the man with the most lawyers wins

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    The Man With The Most Lawyers Wins

    September 22, 2004;

    The Bush and Kerry campaigns are spending unprecedented millions on TV ads. But the real battle that could decide this election may be fought by the squadrons of lawyers both sides have hired to prepare Florida-style challenges to the results in any close state. Once again, America's sloppy, fraud-prone voting system could turn Election Day into an Election Month of court challenges.

    "If you think of election problems as akin to forest fires, the woods are no drier than they were in 2000, but many more people have matches," says Doug Chapin, director of the nonpartisan Election Reform Information Project.

    Certainly, a lot of incendiary rhetoric is being tossed around. "Don't tell us that disenfranchising a million African-Americans and stealing their votes is the best we can do in America," John Kerry told a black church audience in Indianapolis in July as he promised to deploy "SWAT teams" of 10,000 volunteer lawyers to police the polls for possible voter disenfranchisement.

    The Kerry campaign has already spammed its supporters with an e-mail saying it is "considering our options should John Kerry or George Bush pursue a recount like the famous Florida ballot dispute" and soliciting funds to do so. The Federal Election Commission will hold a hearing this month on a Kerry request to use its legal and accounting funds to pay for recount expenses. Republicans are forming their own network of lawyers to guard against possible voter fraud, citing what they say has been a flood of questionable new voter registrations submitted by liberal activist groups.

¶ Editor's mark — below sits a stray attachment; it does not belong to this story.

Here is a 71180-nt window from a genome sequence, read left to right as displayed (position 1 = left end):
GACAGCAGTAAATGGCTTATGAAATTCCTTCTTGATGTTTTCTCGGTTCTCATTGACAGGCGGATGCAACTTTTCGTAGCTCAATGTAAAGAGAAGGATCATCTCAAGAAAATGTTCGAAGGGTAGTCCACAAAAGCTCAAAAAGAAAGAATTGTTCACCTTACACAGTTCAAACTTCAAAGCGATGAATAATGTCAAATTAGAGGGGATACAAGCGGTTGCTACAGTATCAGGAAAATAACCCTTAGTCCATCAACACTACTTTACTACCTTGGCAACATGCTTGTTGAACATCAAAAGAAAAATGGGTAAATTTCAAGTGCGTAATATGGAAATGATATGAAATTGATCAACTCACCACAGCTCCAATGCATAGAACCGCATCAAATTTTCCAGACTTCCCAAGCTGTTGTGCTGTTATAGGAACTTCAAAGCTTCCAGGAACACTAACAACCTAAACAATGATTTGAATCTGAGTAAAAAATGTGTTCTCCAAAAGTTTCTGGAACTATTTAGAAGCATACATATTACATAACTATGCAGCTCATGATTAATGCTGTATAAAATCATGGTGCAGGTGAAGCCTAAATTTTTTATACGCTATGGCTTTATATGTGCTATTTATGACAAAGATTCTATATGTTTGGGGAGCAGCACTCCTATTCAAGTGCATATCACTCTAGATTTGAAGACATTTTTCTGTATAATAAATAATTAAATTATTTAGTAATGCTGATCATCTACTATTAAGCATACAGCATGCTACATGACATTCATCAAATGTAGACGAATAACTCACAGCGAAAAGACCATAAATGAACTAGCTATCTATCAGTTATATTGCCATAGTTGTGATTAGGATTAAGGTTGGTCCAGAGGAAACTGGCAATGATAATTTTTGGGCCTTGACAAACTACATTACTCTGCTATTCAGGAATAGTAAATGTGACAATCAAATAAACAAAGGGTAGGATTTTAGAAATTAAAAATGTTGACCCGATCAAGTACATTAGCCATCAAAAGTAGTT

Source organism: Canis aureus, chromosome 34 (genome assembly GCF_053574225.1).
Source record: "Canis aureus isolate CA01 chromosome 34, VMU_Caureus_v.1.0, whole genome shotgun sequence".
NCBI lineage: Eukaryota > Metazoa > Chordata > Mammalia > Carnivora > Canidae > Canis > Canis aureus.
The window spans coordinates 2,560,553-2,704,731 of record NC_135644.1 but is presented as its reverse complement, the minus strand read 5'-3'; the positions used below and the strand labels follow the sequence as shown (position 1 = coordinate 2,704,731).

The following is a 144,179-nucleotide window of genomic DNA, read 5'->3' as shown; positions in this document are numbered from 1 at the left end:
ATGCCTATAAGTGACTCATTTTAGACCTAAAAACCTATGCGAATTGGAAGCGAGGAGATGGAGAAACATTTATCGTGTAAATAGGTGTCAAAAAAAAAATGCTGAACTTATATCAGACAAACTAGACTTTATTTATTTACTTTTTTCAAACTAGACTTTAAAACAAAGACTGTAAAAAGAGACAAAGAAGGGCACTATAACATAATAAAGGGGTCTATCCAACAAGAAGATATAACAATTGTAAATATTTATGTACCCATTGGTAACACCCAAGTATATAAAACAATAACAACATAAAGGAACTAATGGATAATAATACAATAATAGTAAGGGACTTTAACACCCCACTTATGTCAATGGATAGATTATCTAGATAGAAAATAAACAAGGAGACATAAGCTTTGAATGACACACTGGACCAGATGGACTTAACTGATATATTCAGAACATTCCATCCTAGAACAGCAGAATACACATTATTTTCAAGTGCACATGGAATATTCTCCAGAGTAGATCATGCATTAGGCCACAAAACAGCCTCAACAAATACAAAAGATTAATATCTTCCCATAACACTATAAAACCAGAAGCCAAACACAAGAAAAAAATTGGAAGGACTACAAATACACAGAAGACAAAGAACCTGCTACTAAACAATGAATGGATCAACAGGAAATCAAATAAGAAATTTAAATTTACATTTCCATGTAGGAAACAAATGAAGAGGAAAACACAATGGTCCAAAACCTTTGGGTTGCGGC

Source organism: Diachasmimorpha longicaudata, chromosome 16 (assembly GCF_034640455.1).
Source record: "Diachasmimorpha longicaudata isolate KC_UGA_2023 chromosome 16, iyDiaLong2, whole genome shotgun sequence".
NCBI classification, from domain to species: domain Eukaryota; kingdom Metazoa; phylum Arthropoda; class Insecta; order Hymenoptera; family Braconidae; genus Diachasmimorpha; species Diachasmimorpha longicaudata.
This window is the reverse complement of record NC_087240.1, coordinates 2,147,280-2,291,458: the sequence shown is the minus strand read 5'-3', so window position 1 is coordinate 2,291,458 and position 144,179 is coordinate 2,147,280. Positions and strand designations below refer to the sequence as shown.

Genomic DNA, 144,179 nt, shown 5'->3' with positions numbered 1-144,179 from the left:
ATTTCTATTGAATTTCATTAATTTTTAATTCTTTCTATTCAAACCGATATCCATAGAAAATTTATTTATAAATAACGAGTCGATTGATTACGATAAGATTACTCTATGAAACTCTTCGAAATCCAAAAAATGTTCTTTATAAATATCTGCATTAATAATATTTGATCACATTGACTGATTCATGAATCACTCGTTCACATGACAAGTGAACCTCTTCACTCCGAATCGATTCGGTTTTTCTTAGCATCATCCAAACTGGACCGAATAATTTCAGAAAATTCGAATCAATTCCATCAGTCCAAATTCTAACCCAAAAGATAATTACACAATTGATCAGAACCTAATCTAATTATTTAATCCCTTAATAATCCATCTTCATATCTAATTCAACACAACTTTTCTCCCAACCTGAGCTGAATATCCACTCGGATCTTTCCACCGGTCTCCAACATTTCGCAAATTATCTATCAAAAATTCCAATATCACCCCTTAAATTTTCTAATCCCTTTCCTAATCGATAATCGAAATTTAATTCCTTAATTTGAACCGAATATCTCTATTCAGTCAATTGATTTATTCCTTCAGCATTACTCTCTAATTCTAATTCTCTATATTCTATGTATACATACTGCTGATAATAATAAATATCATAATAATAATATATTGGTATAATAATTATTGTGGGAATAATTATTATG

Election lawsuits are already piling up. Democrats have sued in Missouri, demanding the city of St. Louis, a Democratic stronghold, be the only jurisdiction permitted to allow early voting at government offices. For the first time, a federal mandate will require that all voters be allowed to cast a provisional ballot if their names don't appear on registration lists.

    In Florida, liberal groups sued to have such ballots counted even if they are cast in precincts where the voter doesn't live -- even though state law disqualifies votes cast in the wrong precinct. If the number of provisional ballots exceeds the margin of victory in the Senate race, you can bet lawyers will argue that "every vote must count," regardless of eligibility. Candidates may have to hope their vote totals are beyond the "margin of litigation."

    But the hottest spot for pre-election litigation this year is New Mexico, a state Al Gore carried by only 366 votes. On Monday, a Democratic judge tossed Ralph Nader off the ballot after another judge rescinded a similar order she'd issued because she'd contributed $1,000 to the Kerry campaign. Nader forces have accused Democratic Secretary of State Rebecca Vigil-Giron of railroading their man using legal pretexts that have never been applied in New Mexico.